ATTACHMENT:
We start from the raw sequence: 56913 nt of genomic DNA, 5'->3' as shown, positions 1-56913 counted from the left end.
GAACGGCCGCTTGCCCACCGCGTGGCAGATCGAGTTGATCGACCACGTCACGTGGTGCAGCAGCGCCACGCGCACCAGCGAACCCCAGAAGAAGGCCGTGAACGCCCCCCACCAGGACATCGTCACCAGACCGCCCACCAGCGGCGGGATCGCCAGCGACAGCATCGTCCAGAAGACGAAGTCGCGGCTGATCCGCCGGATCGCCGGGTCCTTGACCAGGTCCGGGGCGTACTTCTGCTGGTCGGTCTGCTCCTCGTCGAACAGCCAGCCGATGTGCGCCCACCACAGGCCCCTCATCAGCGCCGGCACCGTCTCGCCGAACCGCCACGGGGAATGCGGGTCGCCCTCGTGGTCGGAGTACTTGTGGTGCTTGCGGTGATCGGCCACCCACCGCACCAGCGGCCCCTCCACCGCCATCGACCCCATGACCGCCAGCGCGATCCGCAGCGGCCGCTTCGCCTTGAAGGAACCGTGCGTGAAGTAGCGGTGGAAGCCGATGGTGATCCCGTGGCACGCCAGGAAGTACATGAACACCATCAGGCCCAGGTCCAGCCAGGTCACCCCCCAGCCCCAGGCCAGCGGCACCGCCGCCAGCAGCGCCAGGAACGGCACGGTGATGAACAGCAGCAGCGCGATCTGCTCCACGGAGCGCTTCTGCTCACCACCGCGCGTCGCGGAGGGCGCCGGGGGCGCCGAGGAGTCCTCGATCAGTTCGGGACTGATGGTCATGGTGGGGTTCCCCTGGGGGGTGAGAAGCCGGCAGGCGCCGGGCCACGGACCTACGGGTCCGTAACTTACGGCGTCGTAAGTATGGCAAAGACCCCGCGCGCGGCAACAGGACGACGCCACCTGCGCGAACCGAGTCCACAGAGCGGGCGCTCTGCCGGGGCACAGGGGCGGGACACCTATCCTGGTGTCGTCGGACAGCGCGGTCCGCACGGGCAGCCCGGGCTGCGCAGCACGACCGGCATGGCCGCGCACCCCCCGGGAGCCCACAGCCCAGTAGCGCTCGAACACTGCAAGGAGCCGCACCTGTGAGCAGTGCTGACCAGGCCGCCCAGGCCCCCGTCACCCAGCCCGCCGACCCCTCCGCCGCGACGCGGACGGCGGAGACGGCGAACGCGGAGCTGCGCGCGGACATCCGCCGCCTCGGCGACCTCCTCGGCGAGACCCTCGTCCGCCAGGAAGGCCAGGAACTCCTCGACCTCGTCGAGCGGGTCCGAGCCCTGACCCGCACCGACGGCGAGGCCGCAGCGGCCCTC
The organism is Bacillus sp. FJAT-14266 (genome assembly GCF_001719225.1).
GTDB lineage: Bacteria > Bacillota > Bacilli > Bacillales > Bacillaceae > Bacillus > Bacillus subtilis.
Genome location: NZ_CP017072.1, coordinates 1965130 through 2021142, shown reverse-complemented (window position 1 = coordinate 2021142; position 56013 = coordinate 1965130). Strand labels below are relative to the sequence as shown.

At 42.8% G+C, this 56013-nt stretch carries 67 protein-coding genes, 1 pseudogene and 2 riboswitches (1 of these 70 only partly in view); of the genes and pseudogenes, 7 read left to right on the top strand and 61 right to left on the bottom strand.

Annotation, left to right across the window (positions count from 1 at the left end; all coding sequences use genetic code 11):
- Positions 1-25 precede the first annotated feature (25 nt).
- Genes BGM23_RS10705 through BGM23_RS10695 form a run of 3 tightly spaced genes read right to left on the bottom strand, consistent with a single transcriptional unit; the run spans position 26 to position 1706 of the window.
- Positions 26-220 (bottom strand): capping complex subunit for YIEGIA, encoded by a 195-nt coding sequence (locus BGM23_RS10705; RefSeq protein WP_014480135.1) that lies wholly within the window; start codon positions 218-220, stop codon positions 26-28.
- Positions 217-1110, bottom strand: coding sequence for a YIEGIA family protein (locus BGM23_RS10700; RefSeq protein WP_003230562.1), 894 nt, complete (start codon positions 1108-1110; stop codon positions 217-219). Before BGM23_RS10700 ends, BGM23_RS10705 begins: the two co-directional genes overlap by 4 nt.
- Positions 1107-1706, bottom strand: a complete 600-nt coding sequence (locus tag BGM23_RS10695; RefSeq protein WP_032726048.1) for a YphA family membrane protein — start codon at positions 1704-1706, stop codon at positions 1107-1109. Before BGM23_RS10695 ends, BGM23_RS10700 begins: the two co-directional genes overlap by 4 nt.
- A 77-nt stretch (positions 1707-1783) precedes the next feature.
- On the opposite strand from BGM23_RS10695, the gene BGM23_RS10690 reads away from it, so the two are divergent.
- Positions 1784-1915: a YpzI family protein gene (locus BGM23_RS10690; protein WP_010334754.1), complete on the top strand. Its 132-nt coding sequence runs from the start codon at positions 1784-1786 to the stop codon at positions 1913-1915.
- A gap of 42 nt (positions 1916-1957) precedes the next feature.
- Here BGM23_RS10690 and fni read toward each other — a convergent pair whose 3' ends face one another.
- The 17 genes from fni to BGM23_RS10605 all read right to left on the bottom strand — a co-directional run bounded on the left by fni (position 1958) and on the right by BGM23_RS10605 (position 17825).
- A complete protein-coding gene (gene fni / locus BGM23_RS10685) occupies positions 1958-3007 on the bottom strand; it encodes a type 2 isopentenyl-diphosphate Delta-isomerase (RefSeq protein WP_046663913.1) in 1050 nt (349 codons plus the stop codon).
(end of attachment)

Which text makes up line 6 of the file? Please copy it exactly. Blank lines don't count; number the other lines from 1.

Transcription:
At 42.8% G+C, this 56013-nt stretch carries 67 protein-coding genes, 1 pseudogene and 2 riboswitches (1 of these 70 only partly in view); of the genes and pseudogenes, 7 read left to right on the top strand and 61 right to left on the bottom strand.